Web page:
With a multiple-step income statement, a business’s financial health is broken down into multiple parts, thus allowing you to see how to best distribute resources across all operations as well as determine which operations need greater efficiency.

Using the multiple-step income statement is often advantageous over using a single-step income statement. This is because the multiple-step provides a close look at the revenues and expenses from a two-part angle: operating and non-operating. In doing this, business owners and investors receive a better view of a company’s actual profitability levels as well as the cost of operational processes.

How to Calculate a Multiple Step Income Statement

There are three steps in the multiple-step income statement calculation:

Step 1: Calculate Gross Profit

In the first step that you calculate the gross profit or gross margin. To do this, you take the cost of goods sold and subtract its value in the statement’s first section instead of listing it under the other expenses section. It is the gross profit that helps see whether a company’s operational processes like manufacturing and selling products lead to a profit or loss. Creditors can use the gross profit of a company to decide whether to loan the company money or resources. The gross profit also helps creditors determine the debt obligation terms. For a lot of lenders, the higher the gross profit, the better the debt obligation terms they will offer. 

Furthermore, investors use the gross profit value of a company to paint a picture of a company’s overall health and to see how profitable its primary business operations are. It’s important to note that when calculating gross profit, the only factors included are cash inflow from selling goods and the amount of cash that is spent on purchasing goods. No other expenditures are included.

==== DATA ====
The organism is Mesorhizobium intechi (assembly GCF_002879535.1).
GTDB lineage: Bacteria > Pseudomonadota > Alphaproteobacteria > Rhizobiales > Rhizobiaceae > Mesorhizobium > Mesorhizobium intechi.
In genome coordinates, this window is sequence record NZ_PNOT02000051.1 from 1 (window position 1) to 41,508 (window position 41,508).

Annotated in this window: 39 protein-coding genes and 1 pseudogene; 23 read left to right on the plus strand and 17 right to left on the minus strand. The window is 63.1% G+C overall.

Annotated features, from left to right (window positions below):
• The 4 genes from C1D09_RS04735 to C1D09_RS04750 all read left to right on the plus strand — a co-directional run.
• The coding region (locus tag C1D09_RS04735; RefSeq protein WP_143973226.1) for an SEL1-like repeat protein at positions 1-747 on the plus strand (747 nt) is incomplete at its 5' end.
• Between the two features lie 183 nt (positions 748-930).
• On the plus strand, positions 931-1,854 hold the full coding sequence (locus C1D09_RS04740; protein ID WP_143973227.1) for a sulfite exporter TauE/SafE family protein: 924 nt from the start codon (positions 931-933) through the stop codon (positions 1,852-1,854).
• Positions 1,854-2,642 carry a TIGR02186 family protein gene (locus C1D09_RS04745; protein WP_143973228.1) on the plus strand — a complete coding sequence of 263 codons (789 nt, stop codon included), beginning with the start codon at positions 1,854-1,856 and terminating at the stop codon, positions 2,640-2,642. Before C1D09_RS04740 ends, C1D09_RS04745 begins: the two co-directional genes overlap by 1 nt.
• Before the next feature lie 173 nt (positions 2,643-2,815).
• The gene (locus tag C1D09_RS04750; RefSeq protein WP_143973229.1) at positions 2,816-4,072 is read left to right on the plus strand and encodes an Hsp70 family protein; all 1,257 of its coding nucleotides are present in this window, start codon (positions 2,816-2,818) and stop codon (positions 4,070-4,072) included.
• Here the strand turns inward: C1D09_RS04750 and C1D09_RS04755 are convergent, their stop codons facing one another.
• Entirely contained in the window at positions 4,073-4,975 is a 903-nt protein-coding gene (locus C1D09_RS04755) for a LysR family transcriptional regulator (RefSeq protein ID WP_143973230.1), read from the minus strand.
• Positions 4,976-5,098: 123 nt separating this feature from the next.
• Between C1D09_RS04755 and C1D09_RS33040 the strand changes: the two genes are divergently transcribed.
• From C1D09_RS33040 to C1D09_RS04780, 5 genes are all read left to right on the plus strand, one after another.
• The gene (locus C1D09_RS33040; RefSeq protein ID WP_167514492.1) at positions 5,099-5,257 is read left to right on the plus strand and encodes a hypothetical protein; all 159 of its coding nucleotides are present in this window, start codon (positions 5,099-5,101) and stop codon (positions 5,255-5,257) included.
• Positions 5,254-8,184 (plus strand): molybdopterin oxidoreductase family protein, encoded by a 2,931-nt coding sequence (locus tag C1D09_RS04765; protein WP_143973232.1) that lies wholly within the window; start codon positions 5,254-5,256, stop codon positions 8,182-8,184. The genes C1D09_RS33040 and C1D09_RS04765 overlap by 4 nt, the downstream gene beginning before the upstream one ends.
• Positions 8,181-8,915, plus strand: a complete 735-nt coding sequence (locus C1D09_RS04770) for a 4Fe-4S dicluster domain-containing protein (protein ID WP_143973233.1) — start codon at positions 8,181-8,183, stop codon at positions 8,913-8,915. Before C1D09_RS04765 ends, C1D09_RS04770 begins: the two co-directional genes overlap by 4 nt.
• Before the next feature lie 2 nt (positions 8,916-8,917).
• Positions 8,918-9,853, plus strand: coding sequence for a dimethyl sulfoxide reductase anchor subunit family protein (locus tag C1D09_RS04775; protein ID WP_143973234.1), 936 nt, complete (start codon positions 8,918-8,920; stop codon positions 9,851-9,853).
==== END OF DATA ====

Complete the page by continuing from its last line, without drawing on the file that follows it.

Step 2: Calculate Operating Income

The second step is when you calculate operating income. You can subtract all operating expenses from your gross profit to see what the operating income is. Your selling and administration expenses that come from your operating activities are listed in the second step. A lot of times, the section will include marketing expenses, freight charges, payments to sales personnel, and more. 

The administrative expenses listed are those that come from processes that aren’t directly related to the selling of goods. This is also where you list your office personnel payroll and such things as rental expenses for building space or equipment. 

Step 3: Calculate Net Income

The last step involves calculating net income. This is the step that adds up all non-operating income and expenses and adds their value to operating income to determine a net income value. If the non-operating income and expenses don’t result in a value higher than zero, then their value is subtracted from operating income to determine net income value.